- The Washington Times - Tuesday, February 8, 2000

If you were going to make a list of the most thankless jobs of the late 20th century, taking responsibility for newly independent Russia’s economy in 1991 would be near the top. That position fell to Yegor Gaidar, who writes in his memoir, “Days of Defeat and Victory” (University of Washington Press, $30, 342 pages, illus.), that he was smart enough not to want the job, but took it anyway.

Only 35 at the time, Mr. Gaidar was one of a group of Western-oriented economists who had tried to put some fiscal sense into Mikhail Gorbachev through the late 1980s. He agreed to join Boris Yeltsin’s government in November 1991. Two months later, the author was leading Russia into so-called “shock therapy.” It was a rough ride. His kindest critics in his homeland and they are legion have said his policies involved more shock than therapy.

The Russian parliament had no stomach for Mr. Gaidar’s painful fiscal reforms, his exertions to unlink government from the economy. By the end of 1992, he was replaced by Viktor Chernomyrdin. Mr. Gaidar later returned to government as an economic adviser to Mr. Yeltsin, and leader of a pro-reform parliament faction.

“All the positive things we had managed to accomplish in 1991 and 1992 eliminating the threat of famine, filling the stores with goods, converting the ruble, and creating a free market that had one way or another started to function all this had become part of ordinary life, and it neither surprised nor particularly gladdened anyone,” Mr. Gaidar writes, with regret but no bitterness, summing up the situation after his ouster.

The book chronicles Mr. Gaidar’s experience in and around Russian politics from the late 1980s through Mr. Yeltsin’s election victory in mid-1996. It’s a good read written by a thoughtful, intelligent man the grandson of a Bolshevik revolutionary and popular Soviet author who was at the heart of Russia’s transition from communism to nascent capitalism and democracy. Mr. Gaidar’s memories of the constitutional crisis and brief civil war of 1993, and his role during that period, are gripping. His description of Moscow’s descent into the first Chechen war and the hostage crisis at Budyonnovsk are particularly interesting.

Whatever you feel about Mr. Gaidar as a politician and honest observers should be merciful to a guy forced to run from one crisis to another, most not of his own making his book reinforces the notion that if Russia’s leadership featured more people like him, the country might be much better off today. Honest, humane and relatively unambitious, the author is also one of a tiny handful of Russian politicians judged by most even his harshest critics to be beyond corruption. Even rarer, he was willing to make hard decisions and take responsibility for them.

Mr. Gaider is candid about his faults. He is not very charismatic and was unable to articulate to ordinary Russians the reasons he thought his painful reforms were necessary. Some readers may be annoyed at his “I told you so” predictions about the economy and the bloodshed in Chechnya, but interviews and articles from the time will show that his forecasts were probably right more often than wrong.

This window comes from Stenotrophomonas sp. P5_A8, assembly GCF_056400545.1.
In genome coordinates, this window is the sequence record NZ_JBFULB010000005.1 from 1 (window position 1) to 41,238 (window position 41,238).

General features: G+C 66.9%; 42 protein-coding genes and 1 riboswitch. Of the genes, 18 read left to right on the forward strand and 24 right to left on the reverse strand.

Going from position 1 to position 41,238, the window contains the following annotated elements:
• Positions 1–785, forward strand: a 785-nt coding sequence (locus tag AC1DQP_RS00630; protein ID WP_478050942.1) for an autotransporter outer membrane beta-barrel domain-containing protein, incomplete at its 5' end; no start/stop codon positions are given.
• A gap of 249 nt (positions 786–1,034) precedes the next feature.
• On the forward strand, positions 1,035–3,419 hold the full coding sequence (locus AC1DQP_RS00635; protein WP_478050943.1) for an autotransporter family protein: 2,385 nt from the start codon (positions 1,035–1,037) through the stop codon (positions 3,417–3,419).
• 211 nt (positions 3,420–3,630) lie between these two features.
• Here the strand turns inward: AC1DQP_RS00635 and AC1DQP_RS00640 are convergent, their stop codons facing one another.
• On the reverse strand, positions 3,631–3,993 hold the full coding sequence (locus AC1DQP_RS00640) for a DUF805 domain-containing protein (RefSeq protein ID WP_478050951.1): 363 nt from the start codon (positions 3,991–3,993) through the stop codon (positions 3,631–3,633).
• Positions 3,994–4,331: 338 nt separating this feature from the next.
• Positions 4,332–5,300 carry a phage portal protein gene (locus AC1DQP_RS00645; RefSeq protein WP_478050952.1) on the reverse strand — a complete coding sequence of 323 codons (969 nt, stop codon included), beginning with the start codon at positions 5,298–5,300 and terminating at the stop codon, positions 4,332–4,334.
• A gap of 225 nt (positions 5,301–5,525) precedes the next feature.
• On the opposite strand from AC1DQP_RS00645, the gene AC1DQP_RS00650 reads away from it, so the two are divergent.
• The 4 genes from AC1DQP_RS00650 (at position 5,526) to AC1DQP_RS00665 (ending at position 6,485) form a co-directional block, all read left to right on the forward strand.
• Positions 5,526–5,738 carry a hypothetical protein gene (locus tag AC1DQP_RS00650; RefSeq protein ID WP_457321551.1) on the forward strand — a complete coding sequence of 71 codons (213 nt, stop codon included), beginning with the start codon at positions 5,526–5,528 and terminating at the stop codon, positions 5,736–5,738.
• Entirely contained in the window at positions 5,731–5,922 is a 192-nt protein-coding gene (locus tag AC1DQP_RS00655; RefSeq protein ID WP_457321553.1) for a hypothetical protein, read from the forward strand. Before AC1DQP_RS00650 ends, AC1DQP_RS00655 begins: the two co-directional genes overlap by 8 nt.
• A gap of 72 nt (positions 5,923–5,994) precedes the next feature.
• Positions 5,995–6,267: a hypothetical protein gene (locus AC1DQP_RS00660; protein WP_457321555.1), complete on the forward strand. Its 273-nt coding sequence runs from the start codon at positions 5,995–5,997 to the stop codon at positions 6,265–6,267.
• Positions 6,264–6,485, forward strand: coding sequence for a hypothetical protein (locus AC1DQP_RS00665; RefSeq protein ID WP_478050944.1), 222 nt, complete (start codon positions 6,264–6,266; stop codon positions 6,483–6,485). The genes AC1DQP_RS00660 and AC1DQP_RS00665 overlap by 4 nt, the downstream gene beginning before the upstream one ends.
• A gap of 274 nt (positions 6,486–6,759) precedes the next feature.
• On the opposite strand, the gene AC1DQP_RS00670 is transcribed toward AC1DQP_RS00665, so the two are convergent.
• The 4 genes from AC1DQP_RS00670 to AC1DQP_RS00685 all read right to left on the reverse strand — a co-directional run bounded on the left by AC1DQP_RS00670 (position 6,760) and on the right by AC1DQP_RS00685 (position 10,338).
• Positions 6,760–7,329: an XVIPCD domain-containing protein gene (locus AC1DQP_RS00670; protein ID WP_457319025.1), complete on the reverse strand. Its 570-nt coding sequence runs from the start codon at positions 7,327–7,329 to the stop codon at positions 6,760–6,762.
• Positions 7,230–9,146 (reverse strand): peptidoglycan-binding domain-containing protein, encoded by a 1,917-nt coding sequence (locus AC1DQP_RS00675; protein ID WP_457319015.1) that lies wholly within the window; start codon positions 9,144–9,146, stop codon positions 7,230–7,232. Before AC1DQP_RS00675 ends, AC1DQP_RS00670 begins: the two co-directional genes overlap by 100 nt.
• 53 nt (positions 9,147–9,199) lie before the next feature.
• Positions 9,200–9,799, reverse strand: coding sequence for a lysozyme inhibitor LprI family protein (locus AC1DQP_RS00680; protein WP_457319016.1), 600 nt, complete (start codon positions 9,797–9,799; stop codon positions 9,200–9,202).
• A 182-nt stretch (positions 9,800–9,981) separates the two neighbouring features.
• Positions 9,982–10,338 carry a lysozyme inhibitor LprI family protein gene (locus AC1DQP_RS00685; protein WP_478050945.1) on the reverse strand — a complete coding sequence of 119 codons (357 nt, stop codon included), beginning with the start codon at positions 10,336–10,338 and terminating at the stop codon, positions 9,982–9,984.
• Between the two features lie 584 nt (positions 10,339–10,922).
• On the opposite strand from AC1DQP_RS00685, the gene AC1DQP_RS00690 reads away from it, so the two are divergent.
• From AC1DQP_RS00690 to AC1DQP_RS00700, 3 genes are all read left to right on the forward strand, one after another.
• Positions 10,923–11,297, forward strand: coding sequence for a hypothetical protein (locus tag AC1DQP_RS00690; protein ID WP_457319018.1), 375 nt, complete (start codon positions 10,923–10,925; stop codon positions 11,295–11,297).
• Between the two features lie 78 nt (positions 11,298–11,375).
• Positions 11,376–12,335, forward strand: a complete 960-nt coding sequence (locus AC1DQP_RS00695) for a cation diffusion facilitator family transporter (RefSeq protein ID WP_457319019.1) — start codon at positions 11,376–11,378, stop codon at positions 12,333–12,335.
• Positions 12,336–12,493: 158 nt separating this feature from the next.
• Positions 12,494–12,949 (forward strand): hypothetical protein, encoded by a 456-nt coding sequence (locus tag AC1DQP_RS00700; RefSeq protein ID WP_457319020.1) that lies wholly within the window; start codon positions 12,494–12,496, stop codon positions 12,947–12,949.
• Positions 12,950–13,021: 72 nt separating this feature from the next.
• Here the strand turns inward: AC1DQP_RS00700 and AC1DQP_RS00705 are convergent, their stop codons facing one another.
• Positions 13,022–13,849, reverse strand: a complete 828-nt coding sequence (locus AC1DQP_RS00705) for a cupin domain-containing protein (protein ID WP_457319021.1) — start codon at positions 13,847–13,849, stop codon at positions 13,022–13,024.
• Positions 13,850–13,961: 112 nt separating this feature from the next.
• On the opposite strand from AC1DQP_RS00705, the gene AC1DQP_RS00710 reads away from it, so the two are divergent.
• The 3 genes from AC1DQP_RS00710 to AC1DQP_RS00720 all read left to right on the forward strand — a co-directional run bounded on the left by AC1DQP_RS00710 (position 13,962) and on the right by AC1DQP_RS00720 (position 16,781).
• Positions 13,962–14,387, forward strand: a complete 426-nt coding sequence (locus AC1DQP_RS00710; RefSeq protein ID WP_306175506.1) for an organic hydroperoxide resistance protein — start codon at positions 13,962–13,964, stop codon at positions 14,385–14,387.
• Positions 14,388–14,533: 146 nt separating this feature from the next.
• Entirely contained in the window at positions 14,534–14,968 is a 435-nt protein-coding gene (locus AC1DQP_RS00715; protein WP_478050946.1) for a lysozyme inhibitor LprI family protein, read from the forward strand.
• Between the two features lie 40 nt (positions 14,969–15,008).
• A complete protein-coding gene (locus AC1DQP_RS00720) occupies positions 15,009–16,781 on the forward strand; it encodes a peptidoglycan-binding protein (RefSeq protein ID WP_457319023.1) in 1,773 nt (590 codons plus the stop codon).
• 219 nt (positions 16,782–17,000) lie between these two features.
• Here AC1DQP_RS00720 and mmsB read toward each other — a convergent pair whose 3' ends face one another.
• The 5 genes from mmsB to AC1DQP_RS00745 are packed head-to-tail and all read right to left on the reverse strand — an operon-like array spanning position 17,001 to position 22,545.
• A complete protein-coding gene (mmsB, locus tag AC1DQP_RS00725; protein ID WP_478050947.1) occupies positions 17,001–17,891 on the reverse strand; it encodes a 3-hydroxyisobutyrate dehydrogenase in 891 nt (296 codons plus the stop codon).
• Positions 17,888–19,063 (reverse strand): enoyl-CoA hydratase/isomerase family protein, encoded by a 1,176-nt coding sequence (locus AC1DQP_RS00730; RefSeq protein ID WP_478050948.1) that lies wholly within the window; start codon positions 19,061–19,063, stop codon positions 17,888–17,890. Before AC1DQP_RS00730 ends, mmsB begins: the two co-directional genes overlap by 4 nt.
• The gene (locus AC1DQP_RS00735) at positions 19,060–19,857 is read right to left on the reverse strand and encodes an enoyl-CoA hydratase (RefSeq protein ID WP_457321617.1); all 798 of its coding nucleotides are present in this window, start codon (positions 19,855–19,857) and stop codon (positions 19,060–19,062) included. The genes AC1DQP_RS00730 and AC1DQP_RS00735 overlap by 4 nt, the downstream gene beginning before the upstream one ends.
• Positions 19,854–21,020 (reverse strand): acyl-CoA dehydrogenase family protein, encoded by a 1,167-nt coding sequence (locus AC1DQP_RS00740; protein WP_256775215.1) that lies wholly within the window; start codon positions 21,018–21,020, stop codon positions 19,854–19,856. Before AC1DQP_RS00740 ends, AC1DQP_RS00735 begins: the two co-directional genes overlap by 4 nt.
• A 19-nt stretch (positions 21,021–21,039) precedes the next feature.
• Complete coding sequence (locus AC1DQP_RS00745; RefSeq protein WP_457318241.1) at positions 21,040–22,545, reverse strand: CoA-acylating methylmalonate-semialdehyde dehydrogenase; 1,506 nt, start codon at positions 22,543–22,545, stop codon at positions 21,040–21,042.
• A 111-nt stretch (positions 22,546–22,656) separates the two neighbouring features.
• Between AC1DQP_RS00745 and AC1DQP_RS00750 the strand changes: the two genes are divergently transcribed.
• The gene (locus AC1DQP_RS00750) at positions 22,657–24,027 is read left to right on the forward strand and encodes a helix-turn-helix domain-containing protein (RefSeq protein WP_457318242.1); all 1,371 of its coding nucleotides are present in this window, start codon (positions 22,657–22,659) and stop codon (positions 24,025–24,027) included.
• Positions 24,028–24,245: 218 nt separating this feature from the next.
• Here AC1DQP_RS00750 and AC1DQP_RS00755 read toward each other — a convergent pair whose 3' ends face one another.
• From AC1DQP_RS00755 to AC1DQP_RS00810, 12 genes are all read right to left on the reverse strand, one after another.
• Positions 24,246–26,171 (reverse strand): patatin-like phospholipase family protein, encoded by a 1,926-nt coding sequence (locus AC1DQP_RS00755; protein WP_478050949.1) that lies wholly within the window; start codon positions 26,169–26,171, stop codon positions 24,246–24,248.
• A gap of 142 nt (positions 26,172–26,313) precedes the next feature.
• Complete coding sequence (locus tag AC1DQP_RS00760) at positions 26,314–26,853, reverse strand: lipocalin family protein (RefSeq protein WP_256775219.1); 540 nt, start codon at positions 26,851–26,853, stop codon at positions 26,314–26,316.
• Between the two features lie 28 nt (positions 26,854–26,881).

Mr. Gaidar concedes that it’s strange to write memoirs in your early 40s, but he wanted to make sure he left a legacy in case a vengeful communist or nationalist candidate won the presidency. As one might expect, much of the book is a defense of his economic decisions and a rebuttal to those who view him as an irresponsible theorist who jumped at the opportunity to launch an experiment in one of the world’s biggest labs.

Defending his choice to liberalize prices in 1992, Mr. Gaidar writes: “Putting off liberalization of the economy until slow structural reforms could be enacted was impossible. Two or three months of such passivity and we would have economic and political catastrophe, total collapse and civil war. I was convinced of it.”

“I, who between 1987 and 1990 had perhaps shouted loudest of all about the terrible danger of liberalizing prices when government finances were in disarray and monetary circulation was in chaos, would end up being the one to pick up the pieces.”

The decision as to how to finance the Chechen war is indicative of the dilemmas that fill the book: “Again, the choice was between a catastrophic option and a merely bad one.”

The book’s title, taken from the writing of Boris Pasternak, is a good fit for the time period Mr. Gaidar describes. There were few decisive victories or defeats for Russia’s reformers in that time. One was always a subset of the other, with government decisions usually a mishmash of compromise that continues to obscure what path Russia is heading down.

The defeat of the August 1991 coup attempt was one of the victories, especially for the author, who was marked by the Soviet crushing of the Prague Spring in 1968. “This was perhaps the first day since August 1968 that I felt I had every right to be proud of my country and my people,” he writes.

But Mr. Yeltsin and the reformers never managed to capitalize on that victory. The rest is ongoing history.

Ron Laurenzo is a reporter for Defense Week.

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